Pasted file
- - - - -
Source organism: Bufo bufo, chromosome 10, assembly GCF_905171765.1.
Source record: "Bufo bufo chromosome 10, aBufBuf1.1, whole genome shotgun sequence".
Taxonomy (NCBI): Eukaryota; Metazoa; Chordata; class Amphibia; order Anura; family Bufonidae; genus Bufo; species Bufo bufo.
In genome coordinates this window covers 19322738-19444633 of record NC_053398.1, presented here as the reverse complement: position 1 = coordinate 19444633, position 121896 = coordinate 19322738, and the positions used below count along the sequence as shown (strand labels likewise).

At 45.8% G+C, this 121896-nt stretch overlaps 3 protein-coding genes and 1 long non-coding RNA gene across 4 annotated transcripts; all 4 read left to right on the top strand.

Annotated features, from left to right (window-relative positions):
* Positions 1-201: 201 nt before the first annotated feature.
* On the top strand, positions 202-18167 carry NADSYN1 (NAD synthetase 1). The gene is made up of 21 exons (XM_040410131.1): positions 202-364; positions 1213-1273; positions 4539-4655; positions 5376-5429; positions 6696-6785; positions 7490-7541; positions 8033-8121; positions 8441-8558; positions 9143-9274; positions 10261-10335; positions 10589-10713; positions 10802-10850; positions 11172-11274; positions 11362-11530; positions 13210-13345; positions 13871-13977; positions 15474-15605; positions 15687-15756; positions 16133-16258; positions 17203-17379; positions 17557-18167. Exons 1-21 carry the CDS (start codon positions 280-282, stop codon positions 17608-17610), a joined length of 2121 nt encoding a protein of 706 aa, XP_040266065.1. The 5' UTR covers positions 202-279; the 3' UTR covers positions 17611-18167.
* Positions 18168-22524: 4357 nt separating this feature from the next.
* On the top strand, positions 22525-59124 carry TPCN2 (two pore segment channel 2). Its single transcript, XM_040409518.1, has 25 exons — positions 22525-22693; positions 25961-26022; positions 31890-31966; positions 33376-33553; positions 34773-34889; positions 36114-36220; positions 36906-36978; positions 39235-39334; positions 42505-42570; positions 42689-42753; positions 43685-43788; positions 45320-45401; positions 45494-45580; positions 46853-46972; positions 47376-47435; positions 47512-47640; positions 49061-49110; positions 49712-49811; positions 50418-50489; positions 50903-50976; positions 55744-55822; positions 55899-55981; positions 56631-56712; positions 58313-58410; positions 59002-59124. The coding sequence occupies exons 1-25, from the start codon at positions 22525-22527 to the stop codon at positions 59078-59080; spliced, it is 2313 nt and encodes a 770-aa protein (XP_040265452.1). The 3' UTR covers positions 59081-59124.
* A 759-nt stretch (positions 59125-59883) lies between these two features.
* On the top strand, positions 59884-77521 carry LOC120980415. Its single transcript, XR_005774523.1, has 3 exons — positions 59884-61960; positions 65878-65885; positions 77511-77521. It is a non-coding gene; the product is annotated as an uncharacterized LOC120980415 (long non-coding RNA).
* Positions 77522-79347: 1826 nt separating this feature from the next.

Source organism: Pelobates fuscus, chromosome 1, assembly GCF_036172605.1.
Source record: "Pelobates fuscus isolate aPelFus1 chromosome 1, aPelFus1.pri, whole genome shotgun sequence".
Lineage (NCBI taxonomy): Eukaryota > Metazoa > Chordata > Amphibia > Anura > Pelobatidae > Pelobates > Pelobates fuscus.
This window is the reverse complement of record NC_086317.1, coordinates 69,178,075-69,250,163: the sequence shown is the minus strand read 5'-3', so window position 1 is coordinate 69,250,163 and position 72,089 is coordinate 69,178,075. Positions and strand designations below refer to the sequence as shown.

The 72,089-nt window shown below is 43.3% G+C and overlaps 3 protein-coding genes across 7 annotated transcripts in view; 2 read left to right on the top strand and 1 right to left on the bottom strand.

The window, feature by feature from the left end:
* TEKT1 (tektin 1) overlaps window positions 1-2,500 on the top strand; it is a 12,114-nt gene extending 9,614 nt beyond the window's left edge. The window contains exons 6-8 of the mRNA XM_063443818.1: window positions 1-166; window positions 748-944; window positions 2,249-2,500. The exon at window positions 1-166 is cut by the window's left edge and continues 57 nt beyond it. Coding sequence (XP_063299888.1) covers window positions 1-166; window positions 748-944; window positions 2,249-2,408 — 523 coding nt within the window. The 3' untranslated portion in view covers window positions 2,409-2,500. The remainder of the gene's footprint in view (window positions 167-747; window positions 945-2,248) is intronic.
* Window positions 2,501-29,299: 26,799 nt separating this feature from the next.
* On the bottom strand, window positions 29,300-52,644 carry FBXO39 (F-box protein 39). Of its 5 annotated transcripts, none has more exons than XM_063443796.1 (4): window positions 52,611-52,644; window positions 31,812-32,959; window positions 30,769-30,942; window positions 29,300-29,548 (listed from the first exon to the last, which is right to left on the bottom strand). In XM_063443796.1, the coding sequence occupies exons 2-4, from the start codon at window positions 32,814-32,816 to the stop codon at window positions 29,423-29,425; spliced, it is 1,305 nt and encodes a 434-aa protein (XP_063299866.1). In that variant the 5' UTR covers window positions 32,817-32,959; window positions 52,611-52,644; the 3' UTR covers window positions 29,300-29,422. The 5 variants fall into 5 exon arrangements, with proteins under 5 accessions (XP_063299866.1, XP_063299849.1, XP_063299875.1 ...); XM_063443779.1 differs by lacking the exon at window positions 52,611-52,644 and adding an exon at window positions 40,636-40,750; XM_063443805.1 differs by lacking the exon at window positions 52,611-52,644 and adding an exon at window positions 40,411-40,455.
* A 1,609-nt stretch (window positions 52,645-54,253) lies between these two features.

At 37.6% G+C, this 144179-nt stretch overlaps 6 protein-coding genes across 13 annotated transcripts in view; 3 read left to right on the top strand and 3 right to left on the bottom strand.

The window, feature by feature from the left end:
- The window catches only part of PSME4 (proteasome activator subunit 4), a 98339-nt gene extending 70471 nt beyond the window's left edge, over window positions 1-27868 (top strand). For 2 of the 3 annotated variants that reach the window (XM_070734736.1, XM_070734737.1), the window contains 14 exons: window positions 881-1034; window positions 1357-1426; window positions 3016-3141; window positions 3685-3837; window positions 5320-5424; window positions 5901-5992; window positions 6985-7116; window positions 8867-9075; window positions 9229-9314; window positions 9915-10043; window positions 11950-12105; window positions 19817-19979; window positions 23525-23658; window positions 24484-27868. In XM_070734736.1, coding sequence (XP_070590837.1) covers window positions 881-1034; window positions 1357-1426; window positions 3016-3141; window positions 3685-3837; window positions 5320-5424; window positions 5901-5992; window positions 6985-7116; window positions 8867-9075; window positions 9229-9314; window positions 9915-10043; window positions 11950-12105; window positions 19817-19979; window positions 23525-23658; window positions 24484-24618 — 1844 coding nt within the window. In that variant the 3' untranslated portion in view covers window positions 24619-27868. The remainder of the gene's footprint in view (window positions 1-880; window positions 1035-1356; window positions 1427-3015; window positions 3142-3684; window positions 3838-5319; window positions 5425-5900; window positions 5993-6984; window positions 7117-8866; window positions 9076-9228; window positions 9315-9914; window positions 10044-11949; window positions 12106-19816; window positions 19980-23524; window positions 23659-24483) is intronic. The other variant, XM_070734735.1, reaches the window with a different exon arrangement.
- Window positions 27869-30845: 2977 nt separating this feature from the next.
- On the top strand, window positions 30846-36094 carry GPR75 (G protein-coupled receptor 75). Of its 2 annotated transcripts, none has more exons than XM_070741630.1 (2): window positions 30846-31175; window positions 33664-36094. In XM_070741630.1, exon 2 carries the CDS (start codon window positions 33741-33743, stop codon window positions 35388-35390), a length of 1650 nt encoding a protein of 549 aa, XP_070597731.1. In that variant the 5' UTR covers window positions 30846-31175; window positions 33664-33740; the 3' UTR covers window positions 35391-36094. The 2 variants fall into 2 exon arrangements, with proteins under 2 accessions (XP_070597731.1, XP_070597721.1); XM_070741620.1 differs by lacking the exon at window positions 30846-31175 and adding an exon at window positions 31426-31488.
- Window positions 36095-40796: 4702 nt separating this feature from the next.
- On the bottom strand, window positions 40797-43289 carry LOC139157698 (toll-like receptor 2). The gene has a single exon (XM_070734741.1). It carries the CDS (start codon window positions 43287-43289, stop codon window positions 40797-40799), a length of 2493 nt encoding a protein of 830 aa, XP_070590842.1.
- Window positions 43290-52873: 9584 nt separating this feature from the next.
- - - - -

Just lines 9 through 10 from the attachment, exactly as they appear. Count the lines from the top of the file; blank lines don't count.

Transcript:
* Positions 18168-22524: 4357 nt separating this feature from the next.
* On the top strand, positions 22525-59124 carry TPCN2 (two pore segment channel 2). Its single transcript, XM_040409518.1, has 25 exons — positions 22525-22693; positions 25961-26022; positions 31890-31966; positions 33376-33553; positions 34773-34889; positions 36114-36220; positions 36906-36978; positions 39235-39334; positions 42505-42570; positions 42689-42753; positions 43685-43788; positions 45320-45401; positions 45494-45580; positions 46853-46972; positions 47376-47435; positions 47512-47640; positions 49061-49110; positions 49712-49811; positions 50418-50489; positions 50903-50976; positions 55744-55822; positions 55899-55981; positions 56631-56712; positions 58313-58410; positions 59002-59124. The coding sequence occupies exons 1-25, from the start codon at positions 22525-22527 to the stop codon at positions 59078-59080; spliced, it is 2313 nt and encodes a 770-aa protein (XP_040265452.1). The 3' UTR covers positions 59081-59124.